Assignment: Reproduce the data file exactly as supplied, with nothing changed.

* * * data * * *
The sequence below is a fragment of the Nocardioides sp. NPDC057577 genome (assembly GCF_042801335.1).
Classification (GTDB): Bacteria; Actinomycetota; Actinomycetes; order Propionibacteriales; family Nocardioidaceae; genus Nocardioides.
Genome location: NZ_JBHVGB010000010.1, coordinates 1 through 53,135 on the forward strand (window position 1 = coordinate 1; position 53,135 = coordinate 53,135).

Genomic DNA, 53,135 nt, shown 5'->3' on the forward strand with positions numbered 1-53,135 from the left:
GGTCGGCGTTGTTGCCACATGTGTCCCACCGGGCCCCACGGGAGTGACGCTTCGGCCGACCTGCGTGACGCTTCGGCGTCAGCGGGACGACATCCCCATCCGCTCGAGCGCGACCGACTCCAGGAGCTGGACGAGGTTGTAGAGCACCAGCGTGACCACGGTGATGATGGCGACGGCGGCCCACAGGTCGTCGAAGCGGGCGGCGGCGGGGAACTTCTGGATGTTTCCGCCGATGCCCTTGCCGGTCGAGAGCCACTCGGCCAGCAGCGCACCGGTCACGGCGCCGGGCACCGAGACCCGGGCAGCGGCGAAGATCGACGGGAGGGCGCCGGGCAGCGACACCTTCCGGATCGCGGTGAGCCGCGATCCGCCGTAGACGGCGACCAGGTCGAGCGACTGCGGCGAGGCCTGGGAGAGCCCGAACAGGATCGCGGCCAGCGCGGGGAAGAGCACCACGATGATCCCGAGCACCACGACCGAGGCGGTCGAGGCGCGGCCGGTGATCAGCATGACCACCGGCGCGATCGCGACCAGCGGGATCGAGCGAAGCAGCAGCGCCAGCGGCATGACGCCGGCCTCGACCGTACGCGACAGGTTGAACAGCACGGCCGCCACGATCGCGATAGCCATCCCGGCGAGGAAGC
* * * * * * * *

The sequence below is a fragment of the Nocardioides sp. NPDC057577 genome (assembly GCF_042801335.1).
Classification (GTDB): Bacteria; Actinomycetota; Actinomycetes; order Propionibacteriales; family Nocardioidaceae; genus Nocardioides.
Genome location: NZ_JBHVGB010000010.1, coordinates 1 through 53,135 on the forward strand (window position 1 = coordinate 1; position 53,135 = coordinate 53,135).

Genomic DNA, 53,135 nt, shown 5'->3' on the forward strand with positions numbered 1-53,135 from the left:
GGTCGGCGTTGTTGCCACATGTGTCCCACCGGGCCCCACGGGAGTGACGCTTCGGCCGACCTGCGTGACGCTTCGGCGTCAGCGGGACGACATCCCCATCCGCTCGAGCGCGACCGACTCCAGGAGCTGGACGAGGTTGTAGAGCACCAGCGTGACCACGGTGATGATGGCGACGGCGGCCCACAGGTCGTCGAAGCGGGCGGCGGCGGGGAACTTCTGGATGTTTCCGCCGATGCCCTTGCCGGTCGAGAGCCACTCGGCCAGCAGCGCACCGGTCACGGCGCCGGGCACCGAGACCCGGGCAGCGGCGAAGATCGACGGGAGGGCGCCGGGCAGCGACACCTTCCGGATCGCGGTGAGCCGCGATCCGCCGTAGACGGCGACCAGGTCGAGCGACTGCGGCGAGGCCTGGGAGAGCCCGAACAGGATCGCGGCCAGCGCGGGGAAGAGCACCACGATGATCCCGAGCACCACGACCGAGGCGGTCGAGGCGCGGCCGGTGATCAGCATGACCACCGGCGCGATCGCGACCAGCGGGATCGAGCGAAGCAGCAGCGCCAGCGGCATGACGCCGGCCTCGACCGTACGCGACAGGTTGAACAGCACGGCCGCCACGATCGCGATAGCCATCCCGGCGAGGAAGC